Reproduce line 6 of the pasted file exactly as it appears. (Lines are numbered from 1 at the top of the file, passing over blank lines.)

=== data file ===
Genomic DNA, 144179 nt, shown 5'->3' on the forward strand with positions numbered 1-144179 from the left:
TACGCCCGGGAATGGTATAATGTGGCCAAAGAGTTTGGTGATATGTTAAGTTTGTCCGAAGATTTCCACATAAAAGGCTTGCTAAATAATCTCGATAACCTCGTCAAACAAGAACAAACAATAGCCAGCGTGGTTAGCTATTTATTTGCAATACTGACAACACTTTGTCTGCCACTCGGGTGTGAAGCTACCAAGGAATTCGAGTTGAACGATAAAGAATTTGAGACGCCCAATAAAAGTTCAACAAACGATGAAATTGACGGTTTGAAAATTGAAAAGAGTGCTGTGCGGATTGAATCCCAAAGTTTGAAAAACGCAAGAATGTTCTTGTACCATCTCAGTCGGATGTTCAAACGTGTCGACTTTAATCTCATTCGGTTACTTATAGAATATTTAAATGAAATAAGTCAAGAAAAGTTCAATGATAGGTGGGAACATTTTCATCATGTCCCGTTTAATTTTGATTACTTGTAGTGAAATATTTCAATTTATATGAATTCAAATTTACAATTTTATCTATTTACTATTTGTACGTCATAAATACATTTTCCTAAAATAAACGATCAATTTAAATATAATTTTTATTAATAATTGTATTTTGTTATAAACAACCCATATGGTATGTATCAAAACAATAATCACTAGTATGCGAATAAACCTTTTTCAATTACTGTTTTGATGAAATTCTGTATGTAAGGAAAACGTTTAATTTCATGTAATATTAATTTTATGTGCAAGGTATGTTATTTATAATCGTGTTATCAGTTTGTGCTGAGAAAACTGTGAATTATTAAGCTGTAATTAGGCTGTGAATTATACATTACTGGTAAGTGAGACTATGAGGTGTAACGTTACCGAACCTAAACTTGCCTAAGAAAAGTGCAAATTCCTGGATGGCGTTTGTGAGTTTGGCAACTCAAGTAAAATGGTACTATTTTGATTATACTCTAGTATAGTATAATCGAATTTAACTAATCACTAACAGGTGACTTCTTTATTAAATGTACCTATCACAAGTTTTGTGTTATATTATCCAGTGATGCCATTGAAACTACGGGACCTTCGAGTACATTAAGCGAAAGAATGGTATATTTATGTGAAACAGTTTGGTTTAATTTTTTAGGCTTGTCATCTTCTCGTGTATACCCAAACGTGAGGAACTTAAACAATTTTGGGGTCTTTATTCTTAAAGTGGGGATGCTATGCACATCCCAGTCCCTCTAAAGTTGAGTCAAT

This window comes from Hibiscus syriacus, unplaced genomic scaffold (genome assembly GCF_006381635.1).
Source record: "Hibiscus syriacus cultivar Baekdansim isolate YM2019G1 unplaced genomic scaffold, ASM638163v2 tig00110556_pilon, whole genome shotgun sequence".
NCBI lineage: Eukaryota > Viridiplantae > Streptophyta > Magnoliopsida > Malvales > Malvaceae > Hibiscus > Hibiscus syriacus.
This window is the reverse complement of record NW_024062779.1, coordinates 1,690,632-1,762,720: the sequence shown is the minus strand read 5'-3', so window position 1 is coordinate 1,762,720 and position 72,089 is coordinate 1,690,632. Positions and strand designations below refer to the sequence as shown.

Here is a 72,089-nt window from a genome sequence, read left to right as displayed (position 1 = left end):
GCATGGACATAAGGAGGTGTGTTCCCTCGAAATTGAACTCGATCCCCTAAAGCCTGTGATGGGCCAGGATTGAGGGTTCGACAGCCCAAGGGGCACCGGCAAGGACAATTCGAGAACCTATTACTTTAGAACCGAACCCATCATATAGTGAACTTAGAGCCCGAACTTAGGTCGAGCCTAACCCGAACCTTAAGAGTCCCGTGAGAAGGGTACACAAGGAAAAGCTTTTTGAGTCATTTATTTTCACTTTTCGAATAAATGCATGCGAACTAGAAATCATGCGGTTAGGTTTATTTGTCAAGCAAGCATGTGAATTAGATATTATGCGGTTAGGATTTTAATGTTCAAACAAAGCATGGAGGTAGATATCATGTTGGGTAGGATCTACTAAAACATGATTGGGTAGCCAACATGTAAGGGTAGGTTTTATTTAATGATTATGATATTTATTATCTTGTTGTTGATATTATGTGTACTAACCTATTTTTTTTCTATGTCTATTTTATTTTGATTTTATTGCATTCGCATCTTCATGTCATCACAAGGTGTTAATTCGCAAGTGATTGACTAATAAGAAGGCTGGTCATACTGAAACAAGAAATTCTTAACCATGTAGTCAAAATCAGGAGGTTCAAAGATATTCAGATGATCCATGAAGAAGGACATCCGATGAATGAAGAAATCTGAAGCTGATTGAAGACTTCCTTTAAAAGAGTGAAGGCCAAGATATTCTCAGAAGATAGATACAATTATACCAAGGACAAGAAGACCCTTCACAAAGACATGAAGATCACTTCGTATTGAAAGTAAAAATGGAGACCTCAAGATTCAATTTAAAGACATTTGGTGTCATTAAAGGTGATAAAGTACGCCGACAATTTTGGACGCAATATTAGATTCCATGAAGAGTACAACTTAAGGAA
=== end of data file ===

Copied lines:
This window is the reverse complement of record NW_024062779.1, coordinates 1,690,632-1,762,720: the sequence shown is the minus strand read 5'-3', so window position 1 is coordinate 1,762,720 and position 72,089 is coordinate 1,690,632. Positions and strand designations below refer to the sequence as shown.